WORK is under way to restore a historic Grade II listed building.
The Old Orphanage, in Hendon, is to be renovated, with a 38 apartment extra-care housing scheme built alongside.
The project will cost £4.5million and will provide one and two-bedroom apartments and communal space, with a hair salon, restaurant, activity room and landscaped gardens to dementia sufferers over 55.
Councillor Iain Kay, Mayor of Sunderland and Mayoress Councillor Barbara McClennan were on hand yesterday to mark the start of the work.
“This building is iconic and an important piece of Sunderland’s history. The project is bringing a renovated historic building back into use, providing facilities for the local community, and an innovative and well-designed extra-care housing scheme,” said the Mayor.
“This is a good and important scheme that is supporting those in our communities with a dementia diagnosis.”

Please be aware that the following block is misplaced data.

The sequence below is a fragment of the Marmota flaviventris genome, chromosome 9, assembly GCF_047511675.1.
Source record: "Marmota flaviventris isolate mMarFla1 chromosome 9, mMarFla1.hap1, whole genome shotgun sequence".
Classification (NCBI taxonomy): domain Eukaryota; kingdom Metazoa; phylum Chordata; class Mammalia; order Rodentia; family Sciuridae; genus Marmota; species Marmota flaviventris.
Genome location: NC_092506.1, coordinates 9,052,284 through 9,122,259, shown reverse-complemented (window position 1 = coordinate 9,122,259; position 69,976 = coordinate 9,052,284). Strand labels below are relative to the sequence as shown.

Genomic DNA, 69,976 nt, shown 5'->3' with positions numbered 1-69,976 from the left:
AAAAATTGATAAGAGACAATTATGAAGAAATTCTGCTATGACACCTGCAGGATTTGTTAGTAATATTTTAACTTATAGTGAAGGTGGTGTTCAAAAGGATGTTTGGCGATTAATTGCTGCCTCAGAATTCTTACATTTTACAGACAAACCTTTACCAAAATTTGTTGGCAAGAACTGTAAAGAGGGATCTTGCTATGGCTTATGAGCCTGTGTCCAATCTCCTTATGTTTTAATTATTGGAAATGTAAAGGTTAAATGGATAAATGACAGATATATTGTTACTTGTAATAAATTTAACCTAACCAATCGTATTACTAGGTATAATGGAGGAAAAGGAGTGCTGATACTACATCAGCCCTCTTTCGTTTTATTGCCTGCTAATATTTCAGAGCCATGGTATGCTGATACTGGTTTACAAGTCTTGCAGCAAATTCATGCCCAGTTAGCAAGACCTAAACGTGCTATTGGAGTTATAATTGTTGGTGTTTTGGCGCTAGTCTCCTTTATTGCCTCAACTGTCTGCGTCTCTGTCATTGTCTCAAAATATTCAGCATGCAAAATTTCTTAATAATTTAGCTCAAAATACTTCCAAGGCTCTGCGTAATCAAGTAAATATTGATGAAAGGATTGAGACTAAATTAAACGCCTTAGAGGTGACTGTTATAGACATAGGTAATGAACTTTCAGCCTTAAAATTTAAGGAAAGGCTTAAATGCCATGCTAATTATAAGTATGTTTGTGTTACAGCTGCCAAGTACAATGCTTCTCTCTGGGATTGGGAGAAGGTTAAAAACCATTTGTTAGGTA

Mark Kearney, operations director for developer Keepmoat, said: “This orphanage is a historic landmark within the city and Keepmoat is proud to be involved in refurbishing it and bringing it back into use.
“To provide an extra-care scheme within the grounds maximises the opportunities for the community alongside providing much-needed, well designed and quality independent living for the city’s older households.”
Pete Ottowell, chairman of Inclusion Housing, added: “Not only will the scheme provide much-needed specialist accommodation for people with dementia it will also see the Grade II listed building brought back into use for the community of Hendon.
“We are looking forward to welcoming new residents in 2014 and building relationships and working with the local community.”
Philip Pattison, a partner in Extra Special Properties (ESP) LLP, said: “I am delighted that grant is being made available by the Heritage Lottery funds to support the refurbishment of the Orphanage building. We are pleased to be able to invest in Sunderland, and assist in providing the much needed facilities.”
The orphanage was opened in 1861, providing sons of seafarers with beds, clothes and a nautical education.
In keeping with that history, the new building will be named Seafarers Way.